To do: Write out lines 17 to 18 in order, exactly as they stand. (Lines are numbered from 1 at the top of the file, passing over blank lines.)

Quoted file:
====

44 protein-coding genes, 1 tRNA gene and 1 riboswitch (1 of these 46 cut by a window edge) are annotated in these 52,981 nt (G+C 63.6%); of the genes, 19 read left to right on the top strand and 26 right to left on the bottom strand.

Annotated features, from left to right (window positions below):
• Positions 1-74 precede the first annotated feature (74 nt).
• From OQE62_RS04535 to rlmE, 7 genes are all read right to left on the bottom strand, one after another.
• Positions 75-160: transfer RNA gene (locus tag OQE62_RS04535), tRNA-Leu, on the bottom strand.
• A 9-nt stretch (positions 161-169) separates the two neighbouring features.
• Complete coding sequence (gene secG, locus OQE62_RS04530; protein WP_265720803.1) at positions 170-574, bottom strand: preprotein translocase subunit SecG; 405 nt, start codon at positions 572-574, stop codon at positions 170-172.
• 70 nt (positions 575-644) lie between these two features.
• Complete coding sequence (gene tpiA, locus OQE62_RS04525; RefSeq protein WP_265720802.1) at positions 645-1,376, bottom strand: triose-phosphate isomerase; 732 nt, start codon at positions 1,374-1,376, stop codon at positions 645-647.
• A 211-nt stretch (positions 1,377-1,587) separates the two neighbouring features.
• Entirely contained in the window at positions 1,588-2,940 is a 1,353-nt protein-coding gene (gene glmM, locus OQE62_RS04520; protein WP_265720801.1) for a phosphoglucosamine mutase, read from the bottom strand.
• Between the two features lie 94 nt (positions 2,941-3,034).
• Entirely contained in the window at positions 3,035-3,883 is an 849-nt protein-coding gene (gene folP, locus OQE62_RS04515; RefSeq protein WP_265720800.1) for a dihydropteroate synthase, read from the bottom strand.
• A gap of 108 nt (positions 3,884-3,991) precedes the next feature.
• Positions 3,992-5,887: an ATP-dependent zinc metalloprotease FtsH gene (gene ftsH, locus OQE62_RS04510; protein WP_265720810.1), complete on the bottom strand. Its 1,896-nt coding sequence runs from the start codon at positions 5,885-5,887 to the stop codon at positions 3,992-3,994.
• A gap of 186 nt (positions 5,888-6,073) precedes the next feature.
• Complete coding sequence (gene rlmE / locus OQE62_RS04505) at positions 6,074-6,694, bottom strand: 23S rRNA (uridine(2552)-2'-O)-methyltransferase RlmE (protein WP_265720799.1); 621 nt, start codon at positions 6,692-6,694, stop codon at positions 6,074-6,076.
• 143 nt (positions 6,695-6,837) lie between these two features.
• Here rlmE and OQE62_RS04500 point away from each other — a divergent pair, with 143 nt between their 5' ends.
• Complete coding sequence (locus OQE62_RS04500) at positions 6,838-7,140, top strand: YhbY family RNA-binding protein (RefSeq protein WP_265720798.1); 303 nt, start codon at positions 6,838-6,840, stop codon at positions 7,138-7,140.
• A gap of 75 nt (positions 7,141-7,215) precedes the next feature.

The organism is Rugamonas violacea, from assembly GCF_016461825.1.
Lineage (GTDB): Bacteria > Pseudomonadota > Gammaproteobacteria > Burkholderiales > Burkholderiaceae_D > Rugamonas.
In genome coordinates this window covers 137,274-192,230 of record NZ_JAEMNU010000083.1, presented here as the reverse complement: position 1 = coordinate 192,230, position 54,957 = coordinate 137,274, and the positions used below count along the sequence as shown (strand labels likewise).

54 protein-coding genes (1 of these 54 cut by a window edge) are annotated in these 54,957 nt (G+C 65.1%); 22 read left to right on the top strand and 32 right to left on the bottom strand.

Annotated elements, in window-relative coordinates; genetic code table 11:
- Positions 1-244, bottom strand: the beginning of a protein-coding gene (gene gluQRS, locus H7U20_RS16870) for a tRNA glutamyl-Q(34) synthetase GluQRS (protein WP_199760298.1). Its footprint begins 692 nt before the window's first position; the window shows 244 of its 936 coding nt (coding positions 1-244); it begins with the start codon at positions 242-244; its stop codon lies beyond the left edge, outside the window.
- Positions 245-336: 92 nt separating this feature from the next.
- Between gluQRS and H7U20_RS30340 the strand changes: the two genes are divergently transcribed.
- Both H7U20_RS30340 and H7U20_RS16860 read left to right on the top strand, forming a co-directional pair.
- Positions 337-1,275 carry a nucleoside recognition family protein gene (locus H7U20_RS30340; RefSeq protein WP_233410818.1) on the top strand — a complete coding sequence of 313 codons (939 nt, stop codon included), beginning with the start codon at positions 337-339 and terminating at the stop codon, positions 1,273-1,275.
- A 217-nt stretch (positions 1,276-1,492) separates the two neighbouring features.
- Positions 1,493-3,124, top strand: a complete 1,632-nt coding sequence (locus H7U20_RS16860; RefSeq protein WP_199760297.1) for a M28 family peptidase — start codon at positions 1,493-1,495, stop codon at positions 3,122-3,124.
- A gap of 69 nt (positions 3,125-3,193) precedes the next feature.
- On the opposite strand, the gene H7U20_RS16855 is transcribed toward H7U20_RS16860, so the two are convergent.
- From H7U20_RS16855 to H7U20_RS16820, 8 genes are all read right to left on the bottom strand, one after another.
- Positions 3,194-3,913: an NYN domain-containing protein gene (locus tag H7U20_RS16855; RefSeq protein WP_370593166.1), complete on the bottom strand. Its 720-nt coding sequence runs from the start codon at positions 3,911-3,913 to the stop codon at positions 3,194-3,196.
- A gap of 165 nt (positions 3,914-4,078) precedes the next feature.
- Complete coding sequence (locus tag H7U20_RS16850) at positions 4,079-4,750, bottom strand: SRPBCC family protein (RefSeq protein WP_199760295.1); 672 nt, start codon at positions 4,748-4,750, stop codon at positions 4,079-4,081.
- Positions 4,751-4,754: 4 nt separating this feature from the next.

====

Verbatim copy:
• Complete coding sequence (gene rlmE / locus OQE62_RS04505) at positions 6,074-6,694, bottom strand: 23S rRNA (uridine(2552)-2'-O)-methyltransferase RlmE (protein WP_265720799.1); 621 nt, start codon at positions 6,692-6,694, stop codon at positions 6,074-6,076.
• 143 nt (positions 6,695-6,837) lie between these two features.